Commentary

Cliff Goldstein

is editor of the Adult Sabbath School Bible Study Guide. His next book, Baptizing the Devil: Evolution and the Seduction of Christianity is set to be released this fall by Pacific Press.

Cliff’s Edge – Why is Water Wet?

Remember chemistry class in high school? I remember the class better than the chemistry, except for the molecular formula of water, H20, which, we were told (by those who have never seen one) is two hydrogen atoms attached to an oxygen atom.

Fine, I’ll take it on faith. But that assumption does lead to an issue. I don’t know much about hydrogen atoms, or oxygen atoms, or about the forces that bind them into the H20 entity itself, but I would guess that none of them are wet. I’d say that even a single H20 molecule is not wet. However, when enough of these non-wet entities are bunched up they acquire an attribute that none have individually: wetness. Somehow the whole is not only greater than the sum of the parts, but qualitatively different from the parts as well. That is, the whole takes on attributes not found in any, or even all, of what creates it to begin with. (Think, perhaps, of piling up pennies until they turn into an ATM machine dispensing crisp $20 bills.)

This process is called “emergence” and, congratulations, because if you’re reading these words, then you’re experiencing first-hand what’s perhaps the most powerful manifestation of emergence known to humanity.

This process is called “emergence” and, congratulations, because if you’re reading these words, then you’re experiencing first-hand what’s perhaps the most powerful manifestation of emergence known to humanity.

After all, the stuff that you are made of is what? Only three matter particles and three forces. There are electrons, which in the atom are bound to the nucleus by electromagnetism. The nucleus of the atom is protons and neutrons bound together by the strong nuclear force. And lurking behind it all is good old gravity (actually, we can get even more fundamental, things like up quarks, down quarks, and gluons, but for present purposes we’re fundamental enough).

As far as anyone knows, none of these particles and forces can think or read, as can you. And when they combine to form the atoms of which we are made, none of those atoms can read, either. When atoms merge into complex molecules, these molecules have nothing close to the consciousness that we, composed of these molecules, experience. Even when these molecules become the chemicals swirling and sloshing about in our brain cells, these chemicals cannot think or read. And when those chemicals emerge into living neurons, what neuron by itself can experience love, hate, the color red, or the meaning of these words on your computer screen? Yet here you are, the end of the road, essentially a bundle of atoms and the few fundamental forces that hold atoms together, reading these words and wondering, perhaps, Where is Goldstein going with this?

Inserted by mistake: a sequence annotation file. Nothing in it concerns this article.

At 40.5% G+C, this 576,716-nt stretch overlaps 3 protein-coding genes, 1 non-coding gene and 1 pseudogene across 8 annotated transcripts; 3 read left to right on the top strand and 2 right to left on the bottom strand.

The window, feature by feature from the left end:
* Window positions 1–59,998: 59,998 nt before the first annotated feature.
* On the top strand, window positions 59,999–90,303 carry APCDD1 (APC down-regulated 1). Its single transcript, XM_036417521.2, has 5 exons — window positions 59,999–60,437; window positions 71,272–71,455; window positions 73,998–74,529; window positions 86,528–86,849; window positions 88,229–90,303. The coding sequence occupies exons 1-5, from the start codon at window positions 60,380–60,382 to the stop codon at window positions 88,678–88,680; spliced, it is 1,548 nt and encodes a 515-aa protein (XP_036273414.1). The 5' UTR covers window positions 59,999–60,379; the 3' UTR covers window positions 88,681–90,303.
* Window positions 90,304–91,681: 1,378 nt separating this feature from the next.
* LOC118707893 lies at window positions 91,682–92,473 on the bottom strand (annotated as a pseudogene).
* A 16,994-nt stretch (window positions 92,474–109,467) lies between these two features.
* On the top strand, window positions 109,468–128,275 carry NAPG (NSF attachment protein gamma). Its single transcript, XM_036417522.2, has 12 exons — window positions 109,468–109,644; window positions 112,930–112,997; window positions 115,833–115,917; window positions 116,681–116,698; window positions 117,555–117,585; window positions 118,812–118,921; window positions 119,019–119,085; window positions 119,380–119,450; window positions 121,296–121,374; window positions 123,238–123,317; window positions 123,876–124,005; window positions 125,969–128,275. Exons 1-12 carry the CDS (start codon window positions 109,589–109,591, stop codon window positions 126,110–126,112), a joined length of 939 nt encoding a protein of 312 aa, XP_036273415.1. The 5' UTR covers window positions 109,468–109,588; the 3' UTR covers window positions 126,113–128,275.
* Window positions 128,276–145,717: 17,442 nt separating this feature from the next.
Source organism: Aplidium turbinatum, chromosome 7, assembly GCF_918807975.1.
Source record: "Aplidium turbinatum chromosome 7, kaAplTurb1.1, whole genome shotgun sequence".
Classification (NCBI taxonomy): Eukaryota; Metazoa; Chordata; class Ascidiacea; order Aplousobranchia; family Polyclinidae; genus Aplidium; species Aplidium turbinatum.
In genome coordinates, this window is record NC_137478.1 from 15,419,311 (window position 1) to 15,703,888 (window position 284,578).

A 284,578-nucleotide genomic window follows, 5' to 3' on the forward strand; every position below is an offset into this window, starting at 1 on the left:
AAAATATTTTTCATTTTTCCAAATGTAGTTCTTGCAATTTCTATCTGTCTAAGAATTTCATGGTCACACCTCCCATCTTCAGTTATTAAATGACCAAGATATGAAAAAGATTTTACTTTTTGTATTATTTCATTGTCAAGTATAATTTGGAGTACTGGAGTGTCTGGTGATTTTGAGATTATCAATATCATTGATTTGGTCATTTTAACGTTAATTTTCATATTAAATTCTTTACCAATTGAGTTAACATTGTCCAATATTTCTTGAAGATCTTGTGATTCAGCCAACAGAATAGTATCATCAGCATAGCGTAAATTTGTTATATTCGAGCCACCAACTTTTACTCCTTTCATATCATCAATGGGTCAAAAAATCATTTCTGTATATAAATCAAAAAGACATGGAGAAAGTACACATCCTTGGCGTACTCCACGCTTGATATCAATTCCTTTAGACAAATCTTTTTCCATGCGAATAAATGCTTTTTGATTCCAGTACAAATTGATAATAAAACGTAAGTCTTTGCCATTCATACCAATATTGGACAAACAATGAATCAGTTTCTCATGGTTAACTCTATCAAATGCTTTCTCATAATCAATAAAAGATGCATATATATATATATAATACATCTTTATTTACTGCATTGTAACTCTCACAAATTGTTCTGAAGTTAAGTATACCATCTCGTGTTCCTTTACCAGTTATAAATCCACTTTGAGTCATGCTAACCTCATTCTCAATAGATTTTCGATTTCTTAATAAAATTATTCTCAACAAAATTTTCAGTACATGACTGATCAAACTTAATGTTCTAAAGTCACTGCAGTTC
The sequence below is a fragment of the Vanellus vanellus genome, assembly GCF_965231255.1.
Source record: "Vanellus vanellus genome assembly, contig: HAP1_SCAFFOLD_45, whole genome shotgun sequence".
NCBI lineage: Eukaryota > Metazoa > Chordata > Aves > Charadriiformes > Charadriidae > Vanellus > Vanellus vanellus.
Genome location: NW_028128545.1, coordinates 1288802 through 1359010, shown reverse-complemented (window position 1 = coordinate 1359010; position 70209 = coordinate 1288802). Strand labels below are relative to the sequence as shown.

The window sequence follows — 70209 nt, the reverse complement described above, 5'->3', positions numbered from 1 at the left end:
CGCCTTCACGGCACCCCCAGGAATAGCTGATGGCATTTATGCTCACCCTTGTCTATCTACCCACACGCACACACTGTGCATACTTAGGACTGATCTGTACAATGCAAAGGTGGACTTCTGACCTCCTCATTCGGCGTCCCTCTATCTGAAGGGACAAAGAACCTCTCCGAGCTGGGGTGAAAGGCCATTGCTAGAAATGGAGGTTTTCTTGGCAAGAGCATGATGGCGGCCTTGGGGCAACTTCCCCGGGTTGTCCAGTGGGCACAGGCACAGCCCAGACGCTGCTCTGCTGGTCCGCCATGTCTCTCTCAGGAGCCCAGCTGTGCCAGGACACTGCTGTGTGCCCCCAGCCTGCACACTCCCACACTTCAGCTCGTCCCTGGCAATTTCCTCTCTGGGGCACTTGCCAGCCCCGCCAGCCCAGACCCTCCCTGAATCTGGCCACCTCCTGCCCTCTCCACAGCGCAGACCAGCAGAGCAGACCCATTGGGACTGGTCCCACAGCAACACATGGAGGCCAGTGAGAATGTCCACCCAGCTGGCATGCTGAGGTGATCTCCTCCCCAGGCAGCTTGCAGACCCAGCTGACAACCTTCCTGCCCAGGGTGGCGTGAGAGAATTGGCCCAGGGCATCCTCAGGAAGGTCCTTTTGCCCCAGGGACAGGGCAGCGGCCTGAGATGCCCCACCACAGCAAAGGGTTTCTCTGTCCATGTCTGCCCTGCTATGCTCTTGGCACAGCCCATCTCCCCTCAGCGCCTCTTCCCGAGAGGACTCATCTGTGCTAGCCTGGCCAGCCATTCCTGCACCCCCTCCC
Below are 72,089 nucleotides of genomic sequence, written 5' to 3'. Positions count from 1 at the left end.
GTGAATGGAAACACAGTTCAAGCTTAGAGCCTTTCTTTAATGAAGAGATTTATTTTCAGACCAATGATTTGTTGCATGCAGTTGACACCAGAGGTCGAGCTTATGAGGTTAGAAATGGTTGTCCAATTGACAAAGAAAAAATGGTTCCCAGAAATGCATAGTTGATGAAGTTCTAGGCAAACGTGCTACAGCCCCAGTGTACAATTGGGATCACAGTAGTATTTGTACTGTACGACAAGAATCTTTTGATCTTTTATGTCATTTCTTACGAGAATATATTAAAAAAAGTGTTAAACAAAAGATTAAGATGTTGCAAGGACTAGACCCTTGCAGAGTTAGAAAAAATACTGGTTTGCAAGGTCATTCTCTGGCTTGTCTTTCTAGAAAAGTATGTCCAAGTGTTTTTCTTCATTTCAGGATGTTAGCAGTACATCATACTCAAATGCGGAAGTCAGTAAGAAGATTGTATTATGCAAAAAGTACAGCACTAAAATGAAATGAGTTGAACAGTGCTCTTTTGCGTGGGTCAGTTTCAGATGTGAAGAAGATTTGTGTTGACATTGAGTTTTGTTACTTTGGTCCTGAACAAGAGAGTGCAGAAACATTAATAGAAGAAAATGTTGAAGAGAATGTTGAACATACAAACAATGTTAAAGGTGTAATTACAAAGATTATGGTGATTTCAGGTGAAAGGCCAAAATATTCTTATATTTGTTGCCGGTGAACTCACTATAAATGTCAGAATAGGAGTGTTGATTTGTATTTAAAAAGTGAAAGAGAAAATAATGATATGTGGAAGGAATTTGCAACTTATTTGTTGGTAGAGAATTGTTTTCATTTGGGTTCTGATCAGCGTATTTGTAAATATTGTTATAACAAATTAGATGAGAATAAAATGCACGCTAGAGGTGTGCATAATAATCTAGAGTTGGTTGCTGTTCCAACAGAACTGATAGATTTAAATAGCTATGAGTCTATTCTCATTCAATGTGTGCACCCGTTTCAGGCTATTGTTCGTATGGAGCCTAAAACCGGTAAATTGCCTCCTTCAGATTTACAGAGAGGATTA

Goldstein’s going here: if the current scientific understanding of reality is correct, then we have to believe, contrary to common sense if nothing else, that human consciousness needs no more ingredients than electrons, protons, and neutrons obeying the laws of physics, because in the end, human consciousness is nothing but electrons, protons, and neutrons obeying the law of physics. Maybe, but it just doesn’t seem adequate, kind of like using acoustics alone to explain Dvorak’s Slavonic Dances, only much worse.

If you’re reading these words, you’re experiencing first-hand perhaps the most powerful manifestation of emergence known to humanity.

In contrast, the wonder of the biblical worldview is that, while certainly incorporating the physical world, even celebrating it (“God saw all that He had made, and it was very good” [Gen. 1:31]), the biblical perspective is not limited by it. On the contrary, it posits a dimension of reality far richer, broader, and deeper than what the study of quarks and the force that binds them alone can reveal, which might help explain why so much of the physical world remains inexplicable to us, including not just the existence of conscious minds that can read, but even why water is wet.

Clifford Goldstein is editor of the Adult Sabbath School Bible Study Guide. His latest book is tentatively titled, Baptizing the Devil: Evolution and the Seduction of Christianity.

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